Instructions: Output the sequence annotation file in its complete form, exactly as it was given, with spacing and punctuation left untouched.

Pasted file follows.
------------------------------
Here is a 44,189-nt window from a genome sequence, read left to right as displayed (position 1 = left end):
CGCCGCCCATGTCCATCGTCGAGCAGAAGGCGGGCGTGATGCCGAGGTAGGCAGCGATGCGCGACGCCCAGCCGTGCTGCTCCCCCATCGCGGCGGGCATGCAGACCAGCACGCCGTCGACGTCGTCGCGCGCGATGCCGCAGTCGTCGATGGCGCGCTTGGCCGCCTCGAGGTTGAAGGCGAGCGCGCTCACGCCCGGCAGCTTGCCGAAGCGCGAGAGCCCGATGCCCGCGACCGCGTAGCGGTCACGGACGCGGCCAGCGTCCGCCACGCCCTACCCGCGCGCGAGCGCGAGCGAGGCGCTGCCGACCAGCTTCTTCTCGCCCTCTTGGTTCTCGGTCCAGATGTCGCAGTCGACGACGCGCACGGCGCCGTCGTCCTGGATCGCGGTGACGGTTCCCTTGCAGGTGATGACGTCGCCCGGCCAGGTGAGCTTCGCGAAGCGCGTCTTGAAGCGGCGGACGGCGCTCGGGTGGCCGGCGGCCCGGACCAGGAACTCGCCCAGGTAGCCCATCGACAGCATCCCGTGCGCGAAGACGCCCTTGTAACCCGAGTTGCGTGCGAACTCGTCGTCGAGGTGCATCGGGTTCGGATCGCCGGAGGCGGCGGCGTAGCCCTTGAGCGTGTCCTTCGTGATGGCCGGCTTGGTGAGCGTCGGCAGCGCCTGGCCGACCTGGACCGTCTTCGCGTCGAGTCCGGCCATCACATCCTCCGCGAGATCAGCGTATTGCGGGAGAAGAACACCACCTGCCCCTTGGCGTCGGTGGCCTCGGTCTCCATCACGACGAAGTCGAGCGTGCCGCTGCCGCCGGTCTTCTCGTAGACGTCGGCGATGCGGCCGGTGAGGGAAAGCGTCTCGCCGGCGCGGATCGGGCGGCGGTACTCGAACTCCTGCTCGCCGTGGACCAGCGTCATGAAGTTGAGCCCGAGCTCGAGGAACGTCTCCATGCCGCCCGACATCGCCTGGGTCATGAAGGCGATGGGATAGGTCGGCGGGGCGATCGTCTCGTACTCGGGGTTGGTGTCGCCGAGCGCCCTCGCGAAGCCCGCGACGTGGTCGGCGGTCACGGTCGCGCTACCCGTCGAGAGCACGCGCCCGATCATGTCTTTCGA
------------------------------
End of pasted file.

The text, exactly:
Here is a 44,189-nt window from a genome sequence, read left to right as displayed (position 1 = left end):
CGCCGCCCATGTCCATCGTCGAGCAGAAGGCGGGCGTGATGCCGAGGTAGGCAGCGATGCGCGACGCCCAGCCGTGCTGCTCCCCCATCGCGGCGGGCATGCAGACCAGCACGCCGTCGACGTCGTCGCGCGCGATGCCGCAGTCGTCGATGGCGCGCTTGGCCGCCTCGAGGTTGAAGGCGAGCGCGCTCACGCCCGGCAGCTTGCCGAAGCGCGAGAGCCCGATGCCCGCGACCGCGTAGCGGTCACGGACGCGGCCAGCGTCCGCCACGCCCTACCCGCGCGCGAGCGCGAGCGAGGCGCTGCCGACCAGCTTCTTCTCGCCCTCTTGGTTCTCGGTCCAGATGTCGCAGTCGACGACGCGCACGGCGCCGTCGTCCTGGATCGCGGTGACGGTTCCCTTGCAGGTGATGACGTCGCCCGGCCAGGTGAGCTTCGCGAAGCGCGTCTTGAAGCGGCGGACGGCGCTCGGGTGGCCGGCGGCCCGGACCAGGAACTCGCCCAGGTAGCCCATCGACAGCATCCCGTGCGCGAAGACGCCCTTGTAACCCGAGTTGCGTGCGAACTCGTCGTCGAGGTGCATCGGGTTCGGATCGCCGGAGGCGGCGGCGTAGCCCTTGAGCGTGTCCTTCGTGATGGCCGGCTTGGTGAGCGTCGGCAGCGCCTGGCCGACCTGGACCGTCTTCGCGTCGAGTCCGGCCATCACATCCTCCGCGAGATCAGCGTATTGCGGGAGAAGAACACCACCTGCCCCTTGGCGTCGGTGGCCTCGGTCTCCATCACGACGAAGTCGAGCGTGCCGCTGCCGCCGGTCTTCTCGTAGACGTCGGCGATGCGGCCGGTGAGGGAAAGCGTCTCGCCGGCGCGGATCGGGCGGCGGTACTCGAACTCCTGCTCGCCGTGGACCAGCGTCATGAAGTTGAGCCCGAGCTCGAGGAACGTCTCCATGCCGCCCGACATCGCCTGGGTCATGAAGGCGATGGGATAGGTCGGCGGGGCGATCGTCTCGTACTCGGGGTTGGTGTCGCCGAGCGCCCTCGCGAAGCCCGCGACGTGGTCGGCGGTCACGGTCGCGCTACCCGTCGAGAGCACGCGCCCGATCATGTCTTTCGA